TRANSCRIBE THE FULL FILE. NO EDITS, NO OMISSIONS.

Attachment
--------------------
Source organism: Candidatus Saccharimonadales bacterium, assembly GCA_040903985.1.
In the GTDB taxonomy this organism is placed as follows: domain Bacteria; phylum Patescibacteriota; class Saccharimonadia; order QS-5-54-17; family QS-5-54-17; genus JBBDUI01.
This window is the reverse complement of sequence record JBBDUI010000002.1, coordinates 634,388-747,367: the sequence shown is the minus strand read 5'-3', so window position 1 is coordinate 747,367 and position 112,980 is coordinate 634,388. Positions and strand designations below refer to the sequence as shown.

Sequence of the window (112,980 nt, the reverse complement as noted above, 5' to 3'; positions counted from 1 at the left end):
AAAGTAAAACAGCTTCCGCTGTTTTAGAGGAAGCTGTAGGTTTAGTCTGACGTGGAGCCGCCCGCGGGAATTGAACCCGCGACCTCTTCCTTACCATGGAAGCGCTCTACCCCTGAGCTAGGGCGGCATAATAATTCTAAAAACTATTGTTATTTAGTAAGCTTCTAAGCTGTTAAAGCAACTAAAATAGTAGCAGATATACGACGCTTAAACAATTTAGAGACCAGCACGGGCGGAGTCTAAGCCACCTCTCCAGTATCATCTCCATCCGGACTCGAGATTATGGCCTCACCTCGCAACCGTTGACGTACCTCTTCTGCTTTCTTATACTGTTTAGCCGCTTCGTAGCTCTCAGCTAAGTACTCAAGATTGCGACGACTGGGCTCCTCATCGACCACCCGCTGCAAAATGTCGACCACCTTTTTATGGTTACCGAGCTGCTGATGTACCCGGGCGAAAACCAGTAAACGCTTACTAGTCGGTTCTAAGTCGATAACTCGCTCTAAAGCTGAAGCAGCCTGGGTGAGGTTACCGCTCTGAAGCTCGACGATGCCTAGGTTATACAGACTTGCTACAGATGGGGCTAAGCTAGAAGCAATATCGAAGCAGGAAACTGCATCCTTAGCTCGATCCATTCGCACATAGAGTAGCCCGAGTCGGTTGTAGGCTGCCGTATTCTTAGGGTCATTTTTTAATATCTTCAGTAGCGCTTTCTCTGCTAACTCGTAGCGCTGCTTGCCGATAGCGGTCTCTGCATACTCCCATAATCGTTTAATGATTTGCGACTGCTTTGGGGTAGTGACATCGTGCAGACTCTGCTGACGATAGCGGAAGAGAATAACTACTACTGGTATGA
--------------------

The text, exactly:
Source organism: Candidatus Saccharimonadales bacterium, assembly GCA_040903985.1.
In the GTDB taxonomy this organism is placed as follows: domain Bacteria; phylum Patescibacteriota; class Saccharimonadia; order QS-5-54-17; family QS-5-54-17; genus JBBDUI01.
This window is the reverse complement of sequence record JBBDUI010000002.1, coordinates 634,388-747,367: the sequence shown is the minus strand read 5'-3', so window position 1 is coordinate 747,367 and position 112,980 is coordinate 634,388. Positions and strand designations below refer to the sequence as shown.

Sequence of the window (112,980 nt, the reverse complement as noted above, 5' to 3'; positions counted from 1 at the left end):
AAAGTAAAACAGCTTCCGCTGTTTTAGAGGAAGCTGTAGGTTTAGTCTGACGTGGAGCCGCCCGCGGGAATTGAACCCGCGACCTCTTCCTTACCATGGAAGCGCTCTACCCCTGAGCTAGGGCGGCATAATAATTCTAAAAACTATTGTTATTTAGTAAGCTTCTAAGCTGTTAAAGCAACTAAAATAGTAGCAGATATACGACGCTTAAACAATTTAGAGACCAGCACGGGCGGAGTCTAAGCCACCTCTCCAGTATCATCTCCATCCGGACTCGAGATTATGGCCTCACCTCGCAACCGTTGACGTACCTCTTCTGCTTTCTTATACTGTTTAGCCGCTTCGTAGCTCTCAGCTAAGTACTCAAGATTGCGACGACTGGGCTCCTCATCGACCACCCGCTGCAAAATGTCGACCACCTTTTTATGGTTACCGAGCTGCTGATGTACCCGGGCGAAAACCAGTAAACGCTTACTAGTCGGTTCTAAGTCGATAACTCGCTCTAAAGCTGAAGCAGCCTGGGTGAGGTTACCGCTCTGAAGCTCGACGATGCCTAGGTTATACAGACTTGCTACAGATGGGGCTAAGCTAGAAGCAATATCGAAGCAGGAAACTGCATCCTTAGCTCGATCCATTCGCACATAGAGTAGCCCGAGTCGGTTGTAGGCTGCCGTATTCTTAGGGTCATTTTTTAATATCTTCAGTAGCGCTTTCTCTGCTAACTCGTAGCGCTGCTTGCCGATAGCGGTCTCTGCATACTCCCATAATCGTTTAATGATTTGCGACTGCTTTGGGGTAGTGACATCGTGCAGACTCTGCTGACGATAGCGGAAGAGAATAACTACTACTGGTATGA